Superoxide Dismutase is an enzymatic ally that combats free radical damage through protective and reparative cellular mechanisms. Research tells us that chaga contains the highest concentration of Superoxide Dismutase (SOD) known to planet Earth. For those of us at risk for DNA mutation created by excess free radicals due to radiation and pesticides and other pollutant — oh wait, that’s all of us — we might do ourselves some good by sitting down with a cup of chaga tea on the daily. The mutagenic activity evident in compounds isolated from chaga shows promise in preventing gene-mutation-related conditions such as sickle cell anemia and Downs Syndrome.
While herbalists worth their salt will tell you that isolating a single “active” compound is not the best way to take medicine, such research does yield some information about a medicine’s constituents. Like many other medicinal mushrooms, chaga contains polusaccharides known for their immuno-stimulating actions. At the University of Helsinki, Finnish researchers have found several active lanosterol-type triterpenes, known for their antitumor properties, and most vigorous of which is called inotodiol. The anti-cancer compound betulin is produced in birch trees and absorbed by the chaga fungus, which concentrated the betulin and transformed it into a compound that can be taken orally by human beings.
Which, folks, is really pretty awesome.
There are so many idiosyncratic and quirky facts about chaga that I felt compelled to compile them outside of fluent prose.
+ Russian mushrooms hunters may scale trees with ropes and harnesses for the best booty.
+ Folks say that certain old chaga hunters use a shotgun to blast the higher specimens loose from their moonings.
+ High altitude Siberian prizes have been known to weight over 10 lbs.
+ Only one birch in 15,000 bears chaga, and the ideal age for a good fruiting body is 25 years old.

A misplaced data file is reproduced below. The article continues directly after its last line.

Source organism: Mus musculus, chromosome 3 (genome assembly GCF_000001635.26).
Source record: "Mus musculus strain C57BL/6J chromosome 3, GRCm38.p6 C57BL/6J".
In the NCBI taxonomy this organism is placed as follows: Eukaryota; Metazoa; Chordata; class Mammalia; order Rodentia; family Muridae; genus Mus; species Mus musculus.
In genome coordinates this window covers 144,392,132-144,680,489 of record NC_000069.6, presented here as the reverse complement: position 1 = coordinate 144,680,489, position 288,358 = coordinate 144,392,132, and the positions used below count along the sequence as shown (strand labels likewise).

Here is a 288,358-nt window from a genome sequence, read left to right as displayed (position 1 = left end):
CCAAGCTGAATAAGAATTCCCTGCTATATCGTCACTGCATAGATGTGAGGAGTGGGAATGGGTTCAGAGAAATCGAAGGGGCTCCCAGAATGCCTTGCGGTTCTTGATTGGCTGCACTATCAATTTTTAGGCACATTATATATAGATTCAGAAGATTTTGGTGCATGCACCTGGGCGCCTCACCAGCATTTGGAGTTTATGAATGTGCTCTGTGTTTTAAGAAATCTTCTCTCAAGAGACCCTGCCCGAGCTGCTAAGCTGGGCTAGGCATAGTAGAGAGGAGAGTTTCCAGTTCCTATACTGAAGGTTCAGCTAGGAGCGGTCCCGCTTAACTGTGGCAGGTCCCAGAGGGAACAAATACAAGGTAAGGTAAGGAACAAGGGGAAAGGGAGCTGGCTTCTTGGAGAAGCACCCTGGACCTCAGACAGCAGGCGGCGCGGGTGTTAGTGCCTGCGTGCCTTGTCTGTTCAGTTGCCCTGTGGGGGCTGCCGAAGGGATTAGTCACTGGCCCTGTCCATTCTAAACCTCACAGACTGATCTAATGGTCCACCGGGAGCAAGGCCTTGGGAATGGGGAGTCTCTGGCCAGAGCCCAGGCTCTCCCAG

+ The DNA of Siberian chaga is 30% per cent closer to humans DNA than that of plants.
+ Literary Nobelist Alexander Solzhenitsyn is said to have brewed a variety of medicinal mushroom teas, describing chaga in detail in his writing.
MAKING A GOOD CHAGA DECOCTION
How does one sweetly solicit this tough crumbly creature to part with its medicine? Most folks agree that a stiff decoction is the thing.
Like burdock, chaga has some constituents that come out in rolling boil and others that transfer to the menstruum in cool water. Most chaga connoisseurs agree that it is best to granulate the specimen (tools of choice include coffee grinder, vita-mix, hammer, and steel mortar and pestle) and then to make an aqueous extraction by soaking the mushroom in cool water for 12-25 hours before bringing to a rolling boil (decocting) for 1-2 hours, or vice versa. If one were to make a tincture, it may be wise to combine such a decoction with a separate tincture, so that the high-proof alcohol does not destroy the polysaccharide molecules in the decoction.
I’m quite excited about the Aralia family. Of this family, I’m most acquainted with the elusive Panax quinqufolius, the five-leaved friend American ginseng (thanks to my time at the United Plant Savers Sanctuary), and the stately larger cousin Aralia racemosa, or Spikenard, although I have had brief lucky occasions to meet another even larger cousin, Aralia californica, or California Spikenard.
Since I’ve been living in the northern hardwood forests of Vermont, I’ve been so curious about the smaller and commoner creature Aralia nudicaulis, confusingly called many adorable names including wild sarsaparilla, false sarsaparilla, shot bush, small spikenard, wild liquorice, and rabbit root. How, I’ve been wondering, does the smaller Aralis nudicaulis compare in its medicine?
BOTANY & BIOGEOGRAPHY